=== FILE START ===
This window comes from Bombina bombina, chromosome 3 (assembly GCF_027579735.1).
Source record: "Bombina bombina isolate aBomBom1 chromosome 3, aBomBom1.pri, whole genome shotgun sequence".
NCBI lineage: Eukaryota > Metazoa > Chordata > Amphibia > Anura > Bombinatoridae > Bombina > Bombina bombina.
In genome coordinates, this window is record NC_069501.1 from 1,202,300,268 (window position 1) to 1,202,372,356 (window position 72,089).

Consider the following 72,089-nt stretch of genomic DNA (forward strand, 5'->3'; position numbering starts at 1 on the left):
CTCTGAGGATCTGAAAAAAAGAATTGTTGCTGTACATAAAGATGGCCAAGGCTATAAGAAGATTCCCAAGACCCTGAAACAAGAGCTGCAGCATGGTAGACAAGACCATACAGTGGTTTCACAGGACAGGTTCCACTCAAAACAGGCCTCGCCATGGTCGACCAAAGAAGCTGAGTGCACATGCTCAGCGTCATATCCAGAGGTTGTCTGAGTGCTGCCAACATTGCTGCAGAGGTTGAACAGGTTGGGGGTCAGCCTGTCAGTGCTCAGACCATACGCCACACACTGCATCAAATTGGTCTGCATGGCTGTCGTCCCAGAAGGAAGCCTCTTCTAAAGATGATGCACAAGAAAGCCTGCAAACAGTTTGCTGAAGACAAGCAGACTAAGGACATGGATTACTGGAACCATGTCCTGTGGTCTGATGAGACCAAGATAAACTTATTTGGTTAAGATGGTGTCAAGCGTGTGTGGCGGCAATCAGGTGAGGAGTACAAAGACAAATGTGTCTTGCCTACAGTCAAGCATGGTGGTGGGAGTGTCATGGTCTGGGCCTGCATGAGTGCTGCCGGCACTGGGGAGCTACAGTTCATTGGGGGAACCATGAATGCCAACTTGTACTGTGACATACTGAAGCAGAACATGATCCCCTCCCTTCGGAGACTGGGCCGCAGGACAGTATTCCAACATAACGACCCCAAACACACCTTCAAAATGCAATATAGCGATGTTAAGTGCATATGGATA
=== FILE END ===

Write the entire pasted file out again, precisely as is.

This window comes from Bombina bombina, chromosome 3 (assembly GCF_027579735.1).
Source record: "Bombina bombina isolate aBomBom1 chromosome 3, aBomBom1.pri, whole genome shotgun sequence".
NCBI lineage: Eukaryota > Metazoa > Chordata > Amphibia > Anura > Bombinatoridae > Bombina > Bombina bombina.
In genome coordinates, this window is record NC_069501.1 from 1,202,300,268 (window position 1) to 1,202,372,356 (window position 72,089).

Consider the following 72,089-nt stretch of genomic DNA (forward strand, 5'->3'; position numbering starts at 1 on the left):
CTCTGAGGATCTGAAAAAAAGAATTGTTGCTGTACATAAAGATGGCCAAGGCTATAAGAAGATTCCCAAGACCCTGAAACAAGAGCTGCAGCATGGTAGACAAGACCATACAGTGGTTTCACAGGACAGGTTCCACTCAAAACAGGCCTCGCCATGGTCGACCAAAGAAGCTGAGTGCACATGCTCAGCGTCATATCCAGAGGTTGTCTGAGTGCTGCCAACATTGCTGCAGAGGTTGAACAGGTTGGGGGTCAGCCTGTCAGTGCTCAGACCATACGCCACACACTGCATCAAATTGGTCTGCATGGCTGTCGTCCCAGAAGGAAGCCTCTTCTAAAGATGATGCACAAGAAAGCCTGCAAACAGTTTGCTGAAGACAAGCAGACTAAGGACATGGATTACTGGAACCATGTCCTGTGGTCTGATGAGACCAAGATAAACTTATTTGGTTAAGATGGTGTCAAGCGTGTGTGGCGGCAATCAGGTGAGGAGTACAAAGACAAATGTGTCTTGCCTACAGTCAAGCATGGTGGTGGGAGTGTCATGGTCTGGGCCTGCATGAGTGCTGCCGGCACTGGGGAGCTACAGTTCATTGGGGGAACCATGAATGCCAACTTGTACTGTGACATACTGAAGCAGAACATGATCCCCTCCCTTCGGAGACTGGGCCGCAGGACAGTATTCCAACATAACGACCCCAAACACACCTTCAAAATGCAATATAGCGATGTTAAGTGCATATGGATA